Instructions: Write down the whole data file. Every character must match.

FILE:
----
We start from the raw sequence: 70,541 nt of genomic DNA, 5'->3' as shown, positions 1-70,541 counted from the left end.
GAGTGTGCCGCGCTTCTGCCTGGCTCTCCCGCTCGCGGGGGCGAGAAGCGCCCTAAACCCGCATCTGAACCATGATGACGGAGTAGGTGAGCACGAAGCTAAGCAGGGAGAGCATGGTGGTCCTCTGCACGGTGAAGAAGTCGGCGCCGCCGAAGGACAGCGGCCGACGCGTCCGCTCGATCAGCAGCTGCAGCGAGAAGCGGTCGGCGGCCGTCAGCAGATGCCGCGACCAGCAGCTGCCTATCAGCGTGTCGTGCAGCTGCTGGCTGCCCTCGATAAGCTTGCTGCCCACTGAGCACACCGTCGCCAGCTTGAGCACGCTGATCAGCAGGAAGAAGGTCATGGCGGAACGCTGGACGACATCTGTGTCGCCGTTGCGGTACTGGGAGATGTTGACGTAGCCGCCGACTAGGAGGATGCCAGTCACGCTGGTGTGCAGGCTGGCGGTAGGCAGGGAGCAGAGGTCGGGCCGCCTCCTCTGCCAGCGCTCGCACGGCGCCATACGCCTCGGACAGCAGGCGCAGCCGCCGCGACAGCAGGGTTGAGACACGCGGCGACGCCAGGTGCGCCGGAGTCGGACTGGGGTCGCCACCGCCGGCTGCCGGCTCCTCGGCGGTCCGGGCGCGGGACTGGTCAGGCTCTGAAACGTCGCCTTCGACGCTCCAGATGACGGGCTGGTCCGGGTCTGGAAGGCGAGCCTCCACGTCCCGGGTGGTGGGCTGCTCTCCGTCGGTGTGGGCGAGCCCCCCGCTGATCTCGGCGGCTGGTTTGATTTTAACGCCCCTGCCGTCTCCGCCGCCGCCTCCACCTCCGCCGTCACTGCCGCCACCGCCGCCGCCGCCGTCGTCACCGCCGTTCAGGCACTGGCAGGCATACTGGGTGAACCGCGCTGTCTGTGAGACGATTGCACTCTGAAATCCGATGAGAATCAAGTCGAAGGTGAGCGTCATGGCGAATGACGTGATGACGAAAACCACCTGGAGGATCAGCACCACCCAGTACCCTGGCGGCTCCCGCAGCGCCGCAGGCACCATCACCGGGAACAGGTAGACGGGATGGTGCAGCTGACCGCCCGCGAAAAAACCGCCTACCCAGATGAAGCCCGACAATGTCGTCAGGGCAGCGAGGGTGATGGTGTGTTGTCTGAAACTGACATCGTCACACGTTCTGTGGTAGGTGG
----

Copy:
We start from the raw sequence: 70,541 nt of genomic DNA, 5'->3' as shown, positions 1-70,541 counted from the left end.
GAGTGTGCCGCGCTTCTGCCTGGCTCTCCCGCTCGCGGGGGCGAGAAGCGCCCTAAACCCGCATCTGAACCATGATGACGGAGTAGGTGAGCACGAAGCTAAGCAGGGAGAGCATGGTGGTCCTCTGCACGGTGAAGAAGTCGGCGCCGCCGAAGGACAGCGGCCGACGCGTCCGCTCGATCAGCAGCTGCAGCGAGAAGCGGTCGGCGGCCGTCAGCAGATGCCGCGACCAGCAGCTGCCTATCAGCGTGTCGTGCAGCTGCTGGCTGCCCTCGATAAGCTTGCTGCCCACTGAGCACACCGTCGCCAGCTTGAGCACGCTGATCAGCAGGAAGAAGGTCATGGCGGAACGCTGGACGACATCTGTGTCGCCGTTGCGGTACTGGGAGATGTTGACGTAGCCGCCGACTAGGAGGATGCCAGTCACGCTGGTGTGCAGGCTGGCGGTAGGCAGGGAGCAGAGGTCGGGCCGCCTCCTCTGCCAGCGCTCGCACGGCGCCATACGCCTCGGACAGCAGGCGCAGCCGCCGCGACAGCAGGGTTGAGACACGCGGCGACGCCAGGTGCGCCGGAGTCGGACTGGGGTCGCCACCGCCGGCTGCCGGCTCCTCGGCGGTCCGGGCGCGGGACTGGTCAGGCTCTGAAACGTCGCCTTCGACGCTCCAGATGACGGGCTGGTCCGGGTCTGGAAGGCGAGCCTCCACGTCCCGGGTGGTGGGCTGCTCTCCGTCGGTGTGGGCGAGCCCCCCGCTGATCTCGGCGGCTGGTTTGATTTTAACGCCCCTGCCGTCTCCGCCGCCGCCTCCACCTCCGCCGTCACTGCCGCCACCGCCGCCGCCGCCGTCGTCACCGCCGTTCAGGCACTGGCAGGCATACTGGGTGAACCGCGCTGTCTGTGAGACGATTGCACTCTGAAATCCGATGAGAATCAAGTCGAAGGTGAGCGTCATGGCGAATGACGTGATGACGAAAACCACCTGGAGGATCAGCACCACCCAGTACCCTGGCGGCTCCCGCAGCGCCGCAGGCACCATCACCGGGAACAGGTAGACGGGATGGTGCAGCTGACCGCCCGCGAAAAAACCGCCTACCCAGATGAAGCCCGACAATGTCGTCAGGGCAGCGAGGGTGATGGTGTGTTGTCTGAAACTGACATCGTCACACGTTCTGTGGTAGGTGG